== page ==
Rob

Offline Steve_M

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Re: Woodmaster 718
« Reply #7 on: February 07, 2013, 10:49:24 PM »
Schramm

Do you have any info on this new Woodmaster----this is the first I have heard of it.

Steve
2001 WM Super LT40 Electric and WM Twin Blade Edger, just a part timer custom sawing and cutting salvage logs.

Offline Schramm

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Re: Woodmaster 718
« Reply #8 on: February 11, 2013, 05:18:03 PM »
Steve,

All I know is I was going to order it with my 718 but mark told me to hold off on the old 3 in 1 until march when they release the new one.  You could call Woodmaster, ask for mark and tell him that Rob Schramm was telling you about the new attachment

Offline Handy Andy

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Re: Woodmaster 718
« Reply #9 on: March 15, 2013, 10:15:17 PM »
  I ordered a Grizzly 15" planer during the Christmas sale, it planes faster than the WM, the Griz slow speed is 16 fpm, and it has a fast speed of 30 fpm.  Of course it will not make molding.
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Offline rambo

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Re: Woodmaster 718
« Reply #10 on: March 15, 2013, 11:05:16 PM »
In Last month my uncle and I  have bought a 712, a 718 and a 725. We are still working on the wood shop convertion to accommodate these honey's. We have the router attachment but not the routers. Hopefully we will get these puppies up and running soon. ::) We are going to set up the 712 to gang rip, the 718 to plane and the 725 will do the moulding.

I'm curious to know how the moulding and casing etc. is for those of you that do it? We are hoping to attract some home builders and some do it yourselfers.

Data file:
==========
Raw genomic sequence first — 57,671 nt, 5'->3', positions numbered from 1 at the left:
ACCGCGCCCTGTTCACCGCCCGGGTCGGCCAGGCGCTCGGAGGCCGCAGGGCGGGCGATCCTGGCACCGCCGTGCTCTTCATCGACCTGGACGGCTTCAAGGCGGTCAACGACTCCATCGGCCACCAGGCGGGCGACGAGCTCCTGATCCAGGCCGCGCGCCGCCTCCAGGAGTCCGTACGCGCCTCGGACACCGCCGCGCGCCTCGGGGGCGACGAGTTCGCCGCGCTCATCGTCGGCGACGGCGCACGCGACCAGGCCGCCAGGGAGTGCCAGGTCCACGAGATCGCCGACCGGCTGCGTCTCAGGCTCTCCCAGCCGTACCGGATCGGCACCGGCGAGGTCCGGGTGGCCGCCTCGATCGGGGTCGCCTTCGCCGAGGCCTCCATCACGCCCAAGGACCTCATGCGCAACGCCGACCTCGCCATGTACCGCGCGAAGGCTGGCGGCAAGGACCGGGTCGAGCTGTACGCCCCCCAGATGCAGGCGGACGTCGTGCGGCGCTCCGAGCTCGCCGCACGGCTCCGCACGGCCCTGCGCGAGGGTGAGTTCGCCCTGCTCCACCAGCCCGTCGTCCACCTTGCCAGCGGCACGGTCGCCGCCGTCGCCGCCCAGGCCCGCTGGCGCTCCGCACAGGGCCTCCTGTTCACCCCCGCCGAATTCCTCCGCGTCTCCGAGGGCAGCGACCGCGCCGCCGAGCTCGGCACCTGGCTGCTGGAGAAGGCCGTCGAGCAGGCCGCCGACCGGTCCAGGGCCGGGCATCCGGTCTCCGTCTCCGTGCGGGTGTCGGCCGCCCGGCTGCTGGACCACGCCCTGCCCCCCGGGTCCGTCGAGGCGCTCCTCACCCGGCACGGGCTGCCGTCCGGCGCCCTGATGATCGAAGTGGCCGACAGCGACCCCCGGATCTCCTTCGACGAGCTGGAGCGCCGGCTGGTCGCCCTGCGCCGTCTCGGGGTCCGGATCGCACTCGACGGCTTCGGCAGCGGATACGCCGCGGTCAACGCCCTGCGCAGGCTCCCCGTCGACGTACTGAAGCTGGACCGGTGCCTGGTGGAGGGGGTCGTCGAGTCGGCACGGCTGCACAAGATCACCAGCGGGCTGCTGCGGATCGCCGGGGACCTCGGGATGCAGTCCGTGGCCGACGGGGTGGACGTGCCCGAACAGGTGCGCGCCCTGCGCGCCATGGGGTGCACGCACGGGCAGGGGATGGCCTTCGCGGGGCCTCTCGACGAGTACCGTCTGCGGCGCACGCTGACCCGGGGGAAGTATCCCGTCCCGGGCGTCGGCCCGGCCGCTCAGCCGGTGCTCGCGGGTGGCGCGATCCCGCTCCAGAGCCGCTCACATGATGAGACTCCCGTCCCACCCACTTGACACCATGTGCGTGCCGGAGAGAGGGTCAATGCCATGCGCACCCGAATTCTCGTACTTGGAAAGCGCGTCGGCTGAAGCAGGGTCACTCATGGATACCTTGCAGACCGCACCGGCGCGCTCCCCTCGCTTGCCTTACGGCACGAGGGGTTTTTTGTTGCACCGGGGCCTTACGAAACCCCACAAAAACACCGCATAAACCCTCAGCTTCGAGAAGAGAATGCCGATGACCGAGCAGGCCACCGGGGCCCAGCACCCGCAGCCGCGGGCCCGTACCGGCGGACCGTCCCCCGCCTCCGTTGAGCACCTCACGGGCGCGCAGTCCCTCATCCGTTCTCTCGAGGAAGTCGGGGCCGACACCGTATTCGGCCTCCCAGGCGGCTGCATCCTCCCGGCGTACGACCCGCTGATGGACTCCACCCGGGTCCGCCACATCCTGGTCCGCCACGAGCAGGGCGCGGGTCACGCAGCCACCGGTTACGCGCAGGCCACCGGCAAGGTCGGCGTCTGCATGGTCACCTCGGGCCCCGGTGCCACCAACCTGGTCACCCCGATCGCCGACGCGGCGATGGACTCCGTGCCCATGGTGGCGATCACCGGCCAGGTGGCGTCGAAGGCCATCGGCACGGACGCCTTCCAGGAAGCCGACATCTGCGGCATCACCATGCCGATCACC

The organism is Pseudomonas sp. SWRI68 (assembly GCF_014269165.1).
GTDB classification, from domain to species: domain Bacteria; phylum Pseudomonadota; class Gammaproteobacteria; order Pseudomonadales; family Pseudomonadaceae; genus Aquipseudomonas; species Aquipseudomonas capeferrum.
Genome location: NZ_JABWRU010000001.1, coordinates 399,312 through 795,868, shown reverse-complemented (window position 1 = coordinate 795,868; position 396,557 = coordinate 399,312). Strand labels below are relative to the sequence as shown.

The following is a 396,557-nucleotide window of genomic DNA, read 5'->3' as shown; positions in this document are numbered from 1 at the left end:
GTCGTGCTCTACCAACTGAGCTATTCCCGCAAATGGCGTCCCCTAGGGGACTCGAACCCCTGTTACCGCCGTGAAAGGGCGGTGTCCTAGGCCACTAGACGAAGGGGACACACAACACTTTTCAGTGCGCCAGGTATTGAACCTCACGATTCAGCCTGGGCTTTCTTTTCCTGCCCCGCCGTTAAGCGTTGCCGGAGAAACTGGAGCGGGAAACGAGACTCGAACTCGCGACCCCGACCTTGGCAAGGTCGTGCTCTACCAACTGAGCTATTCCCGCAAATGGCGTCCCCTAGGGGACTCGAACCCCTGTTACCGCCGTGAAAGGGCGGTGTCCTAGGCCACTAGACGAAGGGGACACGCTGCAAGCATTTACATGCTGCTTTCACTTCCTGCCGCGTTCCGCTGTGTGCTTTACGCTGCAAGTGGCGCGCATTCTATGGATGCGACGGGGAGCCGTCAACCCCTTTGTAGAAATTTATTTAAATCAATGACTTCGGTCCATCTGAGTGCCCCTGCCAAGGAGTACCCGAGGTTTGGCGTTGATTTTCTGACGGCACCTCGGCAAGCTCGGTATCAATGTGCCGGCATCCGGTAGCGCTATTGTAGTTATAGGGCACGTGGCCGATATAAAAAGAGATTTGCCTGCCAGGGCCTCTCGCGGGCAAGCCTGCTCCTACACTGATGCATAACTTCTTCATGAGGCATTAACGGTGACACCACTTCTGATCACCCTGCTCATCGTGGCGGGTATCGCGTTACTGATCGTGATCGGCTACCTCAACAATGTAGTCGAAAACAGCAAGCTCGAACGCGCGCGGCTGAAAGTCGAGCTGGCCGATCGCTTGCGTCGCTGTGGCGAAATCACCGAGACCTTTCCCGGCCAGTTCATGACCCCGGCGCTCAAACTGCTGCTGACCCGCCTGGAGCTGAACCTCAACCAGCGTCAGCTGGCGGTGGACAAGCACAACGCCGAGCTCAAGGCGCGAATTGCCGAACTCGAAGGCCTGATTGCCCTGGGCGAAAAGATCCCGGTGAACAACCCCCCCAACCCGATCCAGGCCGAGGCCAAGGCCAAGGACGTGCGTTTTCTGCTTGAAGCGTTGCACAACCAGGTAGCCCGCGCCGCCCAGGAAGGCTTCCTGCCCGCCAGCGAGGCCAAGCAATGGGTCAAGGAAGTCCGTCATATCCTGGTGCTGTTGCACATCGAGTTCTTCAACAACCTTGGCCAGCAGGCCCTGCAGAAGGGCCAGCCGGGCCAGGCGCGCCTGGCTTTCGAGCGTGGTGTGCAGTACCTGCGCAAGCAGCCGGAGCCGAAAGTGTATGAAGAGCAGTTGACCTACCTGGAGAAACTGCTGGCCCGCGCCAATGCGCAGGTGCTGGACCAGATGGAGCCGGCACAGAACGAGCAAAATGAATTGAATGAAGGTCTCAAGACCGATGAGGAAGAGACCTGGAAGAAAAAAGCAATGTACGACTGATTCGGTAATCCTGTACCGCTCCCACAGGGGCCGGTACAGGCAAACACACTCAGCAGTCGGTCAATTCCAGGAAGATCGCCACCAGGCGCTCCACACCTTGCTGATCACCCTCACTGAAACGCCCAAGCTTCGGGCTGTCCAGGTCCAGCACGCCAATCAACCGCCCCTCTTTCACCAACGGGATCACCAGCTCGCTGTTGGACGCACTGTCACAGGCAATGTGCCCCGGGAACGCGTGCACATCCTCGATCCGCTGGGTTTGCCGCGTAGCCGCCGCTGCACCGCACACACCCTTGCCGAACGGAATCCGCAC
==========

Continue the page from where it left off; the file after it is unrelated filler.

Offline hackberry jake

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Re: Woodmaster 718
« Reply #11 on: March 16, 2013, 02:49:39 AM »
Having that many machines, you should probably get your own knife grinding set-up. If you have a profile you sell a lot of then pay for good quality carbide knives. I paid somewhere around $600 for the 6.5" log cabin siding knives and ran about 12 sticks before grooves started showing up on the siding from chips. Another big time saver would be to have flat portions of knive surrounding your back relief knives so you don't have to plane everything to the same thickness before you run them through the molder. Does that make sense? Essentially you are planing and cutting the back reliefs in one pass.
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Online pineywoods

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Re: Woodmaster 718
« Reply #12 on: March 16, 2013, 10:17:32 AM »
Rambo, one thing you might think about if you haven't already.. Get an extra molding head and mount 2 of them on the 25. Install 2 sets of fences. Then for stuff like crown molding, where both sides have to be shaped, run the stock through to do the back side first, flip the board over and run it through the other head to do the front side. Ups the production a bunch, especially on small batches. I make my own knives using a home-made rig, there's a post in the woodworking forum, I'll see if I can find it...

go here
http://www.forestryforum.com/board/index.php/topic,30815.msg444391.html#msg444391
1995 Wood Mizer LT 40, Liquid cooled kawasaki,homebuilt hydraulics. Homebuilt solar dry kiln.  Woodmaster 718 planner, Kubota M4700 with homemade forks and winch, stihl  028, 029, Ms390
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Offline WoodenHead

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Re: Woodmaster 718
« Reply #13 on: March 16, 2013, 06:43:31 PM »
I had the Woodmaster 725 with the dual routers.  Unfortunately I couldn't keep it, but I won't go into detail on that.  It was an awsome machine for planing wide materials and I miss the spiral head.  However, to do t&g, S4S, or moulding I would recommend a 4-head (or more machine).  I now have a Logosol PH260 (PH360 would be even better).  It can be done on the 718 or 725, but there's a lot more effort involved.  As Piney mentioned there may be ways to increase production though.  Yet, if you're doing a lot of t&g and/or moulding on a regular basis, a 4-head+ machine is the way to go.  If you're doing a little bit every now and then, the 718 can get the job done.  (In my opinion - humble or not  ;D)